The Taxpayers’ Union busts their little scam of fabricated complaints against a private company: Quote:

Taxpayer-funded health activists ignored advice from the Ministry of Health, Auckland Council, and Auckland Transport, to bully a company into dropping a promotion to raise money for Youthline, reveals the New Zealand Taxpayers’ Union.

Healthy Auckland Together (HAT), a coalition of public agencies and taxpayer-funded health groups, used taxpayer money to try and shut down a Youthline fundraiser because they objected to a Coca-cola billboard.
 
HAT complained to the Advertising Standards Authority about a Coca-cola bus stop billboard because it was 550m away from a school. This particular billboard encouraged people to text a number to donate to Youthline.   Read more »

As much at home writing editorials as being the subject of them, Cam has won awards, including the Canon Media Award for his work on the Len Brown/Bevan Chuang story.  And when he’s not creating the news, he tends to be in it, with protagonists using the courts, media and social media to deliver financial as well as death threats.

They say that news is something that someone, somewhere, wants kept quiet.   Cam Slater doesn’t do quiet, and as a result he is a polarising, controversial but highly effective journalist that takes no prisoners.

He is fearless in his pursuit of a story.

Love him or loathe him.  But you can’t ignore him.

Looks like the health minister has been caught telling porkies

The government went large on issues at Middlemore Hospital, and people started digging, wondering where was the evidence of all this.

It seems to have turned out that the health minister has made up some of the story: Quote:

National says reports of leaked emails showing the head of Middlemore hospital was unhappy with denials by Health Minister David Clark that he had been properly briefed on the extent of leaky building problems there raises serious questions of inconsistency.

Gloria Johnson, the acting chief executive of Counties Manukau District Health Board (which runs Middlemore), emailed board members on March 23 after Clark publicly complained about not having been told more during a visit the previous week.

Read more »

As much at home writing editorials as being the subject of them, Cam has won awards, including the Canon Media Award for his work on the Len Brown/Bevan Chuang story.  And when he’s not creating the news, he tends to be in it, with protagonists using the courts, media and social media to deliver financial as well as death threats.

They say that news is something that someone, somewhere, wants kept quiet.   Cam Slater doesn’t do quiet, and as a result he is a polarising, controversial but highly effective journalist that takes no prisoners.

He is fearless in his pursuit of a story.

Love him or loathe him.  But you can’t ignore him.

So much for positive news over Jacinda’s ‘nuclear free moment’

Labour and Jacinda Ardern haven’t had any positive press from their economic sabotage announcement on Thursday.

Jo Moir joins the columnists bad mouthing the government: Quote.

Nobody can say the Prime Minister isn’t serious about clean energy – she’s driving an electric car around Auckland – but yet again her Government is fighting fires in regional New Zealand because it got its delivery all wrong. End quote.

A $100,000 heavily subsidised mobile lithium bomb that not many could afford to buy, let alone maintain. Quote: Read more »

As much at home writing editorials as being the subject of them, Cam has won awards, including the Canon Media Award for his work on the Len Brown/Bevan Chuang story.  And when he’s not creating the news, he tends to be in it, with protagonists using the courts, media and social media to deliver financial as well as death threats.

They say that news is something that someone, somewhere, wants kept quiet.   Cam Slater doesn’t do quiet, and as a result he is a polarising, controversial but highly effective journalist that takes no prisoners.

He is fearless in his pursuit of a story.

Love him or loathe him.  But you can’t ignore him.

Hooton on the curious Middlemore case

Matthew Hooton, name checks me as he explores the curious claims over Middlemore in the NZ Herald: Quote.

They had me fooled.

Last week I wrote here that the Middlemore “scandal” meant a brand-new hospital in South Auckland was required.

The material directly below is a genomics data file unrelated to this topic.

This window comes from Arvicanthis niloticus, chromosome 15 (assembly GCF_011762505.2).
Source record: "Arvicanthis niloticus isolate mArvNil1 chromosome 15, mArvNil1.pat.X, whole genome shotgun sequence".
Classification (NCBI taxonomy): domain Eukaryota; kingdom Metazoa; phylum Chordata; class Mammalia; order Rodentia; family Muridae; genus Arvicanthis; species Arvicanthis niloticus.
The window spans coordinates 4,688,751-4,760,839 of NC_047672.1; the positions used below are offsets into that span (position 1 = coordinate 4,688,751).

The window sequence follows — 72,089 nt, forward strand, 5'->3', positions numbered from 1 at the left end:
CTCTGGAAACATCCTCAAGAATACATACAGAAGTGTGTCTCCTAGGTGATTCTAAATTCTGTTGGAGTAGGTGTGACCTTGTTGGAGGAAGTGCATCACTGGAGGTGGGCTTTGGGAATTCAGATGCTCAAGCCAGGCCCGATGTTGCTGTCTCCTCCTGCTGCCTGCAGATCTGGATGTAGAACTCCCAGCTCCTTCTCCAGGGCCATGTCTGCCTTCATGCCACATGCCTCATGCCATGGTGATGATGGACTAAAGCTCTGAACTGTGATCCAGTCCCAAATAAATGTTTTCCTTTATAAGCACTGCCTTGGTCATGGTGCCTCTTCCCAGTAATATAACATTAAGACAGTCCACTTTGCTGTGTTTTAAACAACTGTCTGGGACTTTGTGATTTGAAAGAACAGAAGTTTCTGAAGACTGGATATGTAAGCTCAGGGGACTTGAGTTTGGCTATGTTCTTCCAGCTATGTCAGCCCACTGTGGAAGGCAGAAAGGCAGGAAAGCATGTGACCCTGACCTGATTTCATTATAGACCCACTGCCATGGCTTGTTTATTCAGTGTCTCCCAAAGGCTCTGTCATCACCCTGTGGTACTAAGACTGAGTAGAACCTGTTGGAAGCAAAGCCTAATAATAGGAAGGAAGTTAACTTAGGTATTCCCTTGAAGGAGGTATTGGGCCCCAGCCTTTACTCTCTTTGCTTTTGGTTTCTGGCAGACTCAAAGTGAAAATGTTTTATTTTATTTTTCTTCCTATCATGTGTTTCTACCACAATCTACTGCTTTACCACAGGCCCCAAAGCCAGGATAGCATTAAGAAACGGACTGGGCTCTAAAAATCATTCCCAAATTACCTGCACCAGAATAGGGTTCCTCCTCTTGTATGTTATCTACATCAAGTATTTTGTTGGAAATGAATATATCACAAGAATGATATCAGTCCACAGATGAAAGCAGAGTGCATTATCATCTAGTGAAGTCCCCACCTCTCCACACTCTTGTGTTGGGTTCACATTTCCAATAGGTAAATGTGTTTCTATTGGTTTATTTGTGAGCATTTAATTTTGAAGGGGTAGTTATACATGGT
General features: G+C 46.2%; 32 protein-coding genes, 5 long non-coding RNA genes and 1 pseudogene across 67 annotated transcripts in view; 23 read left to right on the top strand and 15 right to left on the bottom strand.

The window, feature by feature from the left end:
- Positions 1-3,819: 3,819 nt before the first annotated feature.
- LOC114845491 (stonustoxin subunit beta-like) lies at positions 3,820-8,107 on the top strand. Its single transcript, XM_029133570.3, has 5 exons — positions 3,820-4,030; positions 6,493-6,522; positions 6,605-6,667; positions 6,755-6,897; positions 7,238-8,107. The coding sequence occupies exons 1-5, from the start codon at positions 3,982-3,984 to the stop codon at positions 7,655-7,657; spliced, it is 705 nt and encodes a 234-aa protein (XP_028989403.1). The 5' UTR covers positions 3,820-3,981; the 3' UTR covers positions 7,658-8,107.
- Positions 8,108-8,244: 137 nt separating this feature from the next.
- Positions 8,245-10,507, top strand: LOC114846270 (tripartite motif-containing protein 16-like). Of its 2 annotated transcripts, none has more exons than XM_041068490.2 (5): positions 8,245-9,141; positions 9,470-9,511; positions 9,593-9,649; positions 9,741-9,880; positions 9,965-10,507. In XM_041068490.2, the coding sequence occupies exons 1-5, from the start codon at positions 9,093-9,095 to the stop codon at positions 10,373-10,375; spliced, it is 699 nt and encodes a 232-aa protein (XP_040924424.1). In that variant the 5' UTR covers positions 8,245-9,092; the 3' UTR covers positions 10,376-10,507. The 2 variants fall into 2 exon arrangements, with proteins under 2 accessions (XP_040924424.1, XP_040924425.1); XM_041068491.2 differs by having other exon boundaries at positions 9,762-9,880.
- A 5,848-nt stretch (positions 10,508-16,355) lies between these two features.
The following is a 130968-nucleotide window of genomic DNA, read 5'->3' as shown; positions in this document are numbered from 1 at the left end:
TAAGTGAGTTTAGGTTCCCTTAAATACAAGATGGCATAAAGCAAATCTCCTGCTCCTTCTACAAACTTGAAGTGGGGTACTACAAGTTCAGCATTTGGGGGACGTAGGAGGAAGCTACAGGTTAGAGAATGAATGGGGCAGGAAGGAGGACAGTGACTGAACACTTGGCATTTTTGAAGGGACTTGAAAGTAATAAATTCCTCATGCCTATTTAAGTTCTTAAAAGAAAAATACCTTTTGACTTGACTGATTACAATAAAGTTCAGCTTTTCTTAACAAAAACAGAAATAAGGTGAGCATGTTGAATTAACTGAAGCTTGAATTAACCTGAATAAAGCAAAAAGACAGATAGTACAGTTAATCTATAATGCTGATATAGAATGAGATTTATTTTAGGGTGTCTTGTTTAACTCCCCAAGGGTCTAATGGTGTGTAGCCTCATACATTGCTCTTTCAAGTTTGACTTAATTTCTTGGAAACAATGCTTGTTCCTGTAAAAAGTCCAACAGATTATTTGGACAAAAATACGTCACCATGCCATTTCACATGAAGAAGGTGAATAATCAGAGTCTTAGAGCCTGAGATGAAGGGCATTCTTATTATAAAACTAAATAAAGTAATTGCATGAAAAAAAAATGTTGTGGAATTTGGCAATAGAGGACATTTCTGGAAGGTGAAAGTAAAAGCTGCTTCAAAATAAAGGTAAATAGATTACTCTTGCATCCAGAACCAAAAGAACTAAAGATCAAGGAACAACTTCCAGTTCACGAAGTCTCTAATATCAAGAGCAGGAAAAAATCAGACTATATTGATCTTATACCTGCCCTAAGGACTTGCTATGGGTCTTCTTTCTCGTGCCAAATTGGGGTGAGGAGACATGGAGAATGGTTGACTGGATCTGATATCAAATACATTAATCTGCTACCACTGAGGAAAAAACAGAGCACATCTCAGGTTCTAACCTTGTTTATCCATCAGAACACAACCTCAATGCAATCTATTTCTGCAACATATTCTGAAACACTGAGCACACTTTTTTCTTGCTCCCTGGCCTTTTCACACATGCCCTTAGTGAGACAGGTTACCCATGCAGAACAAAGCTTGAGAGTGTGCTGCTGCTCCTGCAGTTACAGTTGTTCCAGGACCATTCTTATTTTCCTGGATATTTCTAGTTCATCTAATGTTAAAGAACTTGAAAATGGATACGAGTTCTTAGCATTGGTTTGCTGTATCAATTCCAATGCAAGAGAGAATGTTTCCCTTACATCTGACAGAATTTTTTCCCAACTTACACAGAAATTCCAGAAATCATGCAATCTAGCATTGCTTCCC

The next day, my colleague Lizzie Marvelly wrote in the Weekend Herald that there was “shit in the walls at Middlemore” as a result of “years of drastic underfunding”.

Prime Minister Jacinda Ardern picked up the theme, saying “the state of Middlemore Hospital … is emblematic of what we’re seeing across the board”. Consequently, next month’s Budget wouldn’t have all the goodies it might have.

The impression ministers and their media allies portrayed was something like a faecal version of The Blob. After a week of sunlight, though, something doesn’t add up. End quote.

Read more »

As much at home writing editorials as being the subject of them, Cam has won awards, including the Canon Media Award for his work on the Len Brown/Bevan Chuang story.  And when he’s not creating the news, he tends to be in it, with protagonists using the courts, media and social media to deliver financial as well as death threats.

They say that news is something that someone, somewhere, wants kept quiet.   Cam Slater doesn’t do quiet, and as a result he is a polarising, controversial but highly effective journalist that takes no prisoners.

He is fearless in his pursuit of a story.

Love him or loathe him.  But you can’t ignore him.

Old white man of the day

An old white man inventing something to give women like Julie Anne Genter control and freedom? Well, that will never do! quote

Carl Djerassi, chemist and recipient of the 2004 AIC Gold Medal, 17 June 2004, at Heritage Day, Chemical Heritage Foundation, Philadelphia, PA, USA.

Quote:

Carl Djerassi (October 29, 1923 – January 30, 2015) was an Austrian-born Bulgarian-American chemist, novelist, and playwright. He is best known for his contribution to the development of oral contraceptive pills, nicknamed the father of the pill.

Read more »

In solidarity with the those in the world’s most despised demographic, WH has decided to ‘come out’ as an old, white, male. WH enjoys exercising the white male privilege, that Whaleoil provides for him, to write the occasional post challenging climate change consensus; looking at random tech issues that tweak his interest, as a bit of a tech nerd; or generally poking the borax at anyone in public life who goes on record revealing their stupidity. WH never excelled on the sports field because his coaches never allowed him to play in his preferred position on the right-wing.  WH also enjoys his MG.

Labour’s election promises for health


 

Currently, the government is using Middlemore hospital as a distraction and as a possible excuse for their future inability to deliver on their own spending promises, so I thought that now would be the perfect time to have a look at what exactly it was that they promised the New Zealand public.

 

Read more »

If you agree with me that’s nice but what I really want to achieve is to make you question the status quo. Look between the lines, do your own research. Do not be a passive observer in this game we call life.